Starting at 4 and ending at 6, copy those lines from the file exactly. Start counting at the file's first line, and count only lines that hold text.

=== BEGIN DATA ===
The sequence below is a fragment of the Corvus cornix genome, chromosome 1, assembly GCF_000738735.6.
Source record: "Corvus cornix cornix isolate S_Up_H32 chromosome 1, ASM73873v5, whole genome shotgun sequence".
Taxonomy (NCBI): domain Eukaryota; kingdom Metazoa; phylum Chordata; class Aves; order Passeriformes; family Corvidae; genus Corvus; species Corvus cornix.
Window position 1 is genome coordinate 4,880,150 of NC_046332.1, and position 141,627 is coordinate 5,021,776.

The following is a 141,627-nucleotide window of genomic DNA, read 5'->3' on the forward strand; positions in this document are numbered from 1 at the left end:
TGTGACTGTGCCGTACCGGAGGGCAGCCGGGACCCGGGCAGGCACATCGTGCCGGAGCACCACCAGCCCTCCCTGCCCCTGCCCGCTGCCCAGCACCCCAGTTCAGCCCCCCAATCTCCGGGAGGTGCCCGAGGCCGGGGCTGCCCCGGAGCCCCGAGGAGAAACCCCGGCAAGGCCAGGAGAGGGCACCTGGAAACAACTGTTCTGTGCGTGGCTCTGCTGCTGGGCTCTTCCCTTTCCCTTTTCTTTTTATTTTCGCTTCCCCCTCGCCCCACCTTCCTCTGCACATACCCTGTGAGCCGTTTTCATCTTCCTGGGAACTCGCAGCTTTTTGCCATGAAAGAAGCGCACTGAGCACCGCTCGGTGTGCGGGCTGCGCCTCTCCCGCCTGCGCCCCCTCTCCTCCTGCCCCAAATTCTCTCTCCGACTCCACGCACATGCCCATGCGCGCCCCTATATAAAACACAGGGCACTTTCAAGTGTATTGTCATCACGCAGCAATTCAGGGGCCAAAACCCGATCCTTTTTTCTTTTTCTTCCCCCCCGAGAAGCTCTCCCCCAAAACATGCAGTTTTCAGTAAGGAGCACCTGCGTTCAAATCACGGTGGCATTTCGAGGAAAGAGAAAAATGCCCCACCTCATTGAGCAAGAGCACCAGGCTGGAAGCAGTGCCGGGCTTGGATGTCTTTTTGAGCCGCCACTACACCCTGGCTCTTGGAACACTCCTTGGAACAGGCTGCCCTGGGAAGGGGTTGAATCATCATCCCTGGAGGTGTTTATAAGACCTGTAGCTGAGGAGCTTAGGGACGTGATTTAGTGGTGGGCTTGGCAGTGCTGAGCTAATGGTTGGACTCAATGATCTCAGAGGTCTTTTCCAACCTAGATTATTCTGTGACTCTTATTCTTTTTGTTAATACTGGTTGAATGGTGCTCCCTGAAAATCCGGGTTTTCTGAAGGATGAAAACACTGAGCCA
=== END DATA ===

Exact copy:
Window position 1 is genome coordinate 4,880,150 of NC_046332.1, and position 141,627 is coordinate 5,021,776.

The following is a 141,627-nucleotide window of genomic DNA, read 5'->3' on the forward strand; positions in this document are numbered from 1 at the left end:
TGTGACTGTGCCGTACCGGAGGGCAGCCGGGACCCGGGCAGGCACATCGTGCCGGAGCACCACCAGCCCTCCCTGCCCCTGCCCGCTGCCCAGCACCCCAGTTCAGCCCCCCAATCTCCGGGAGGTGCCCGAGGCCGGGGCTGCCCCGGAGCCCCGAGGAGAAACCCCGGCAAGGCCAGGAGAGGGCACCTGGAAACAACTGTTCTGTGCGTGGCTCTGCTGCTGGGCTCTTCCCTTTCCCTTTTCTTTTTATTTTCGCTTCCCCCTCGCCCCACCTTCCTCTGCACATACCCTGTGAGCCGTTTTCATCTTCCTGGGAACTCGCAGCTTTTTGCCATGAAAGAAGCGCACTGAGCACCGCTCGGTGTGCGGGCTGCGCCTCTCCCGCCTGCGCCCCCTCTCCTCCTGCCCCAAATTCTCTCTCCGACTCCACGCACATGCCCATGCGCGCCCCTATATAAAACACAGGGCACTTTCAAGTGTATTGTCATCACGCAGCAATTCAGGGGCCAAAACCCGATCCTTTTTTCTTTTTCTTCCCCCCCGAGAAGCTCTCCCCCAAAACATGCAGTTTTCAGTAAGGAGCACCTGCGTTCAAATCACGGTGGCATTTCGAGGAAAGAGAAAAATGCCCCACCTCATTGAGCAAGAGCACCAGGCTGGAAGCAGTGCCGGGCTTGGATGTCTTTTTGAGCCGCCACTACACCCTGGCTCTTGGAACACTCCTTGGAACAGGCTGCCCTGGGAAGGGGTTGAATCATCATCCCTGGAGGTGTTTATAAGACCTGTAGCTGAGGAGCTTAGGGACGTGATTTAGTGGTGGGCTTGGCAGTGCTGAGCTAATGGTTGGACTCAATGATCTCAGAGGTCTTTTCCAACCTAGATTATTCTGTGACTCTTATTCTTTTTGTTAATACTGGTTGAATGGTGCTCCCTGAAAATCCGGGTTTTCTGAAGGATGAAAACACTGAGCCA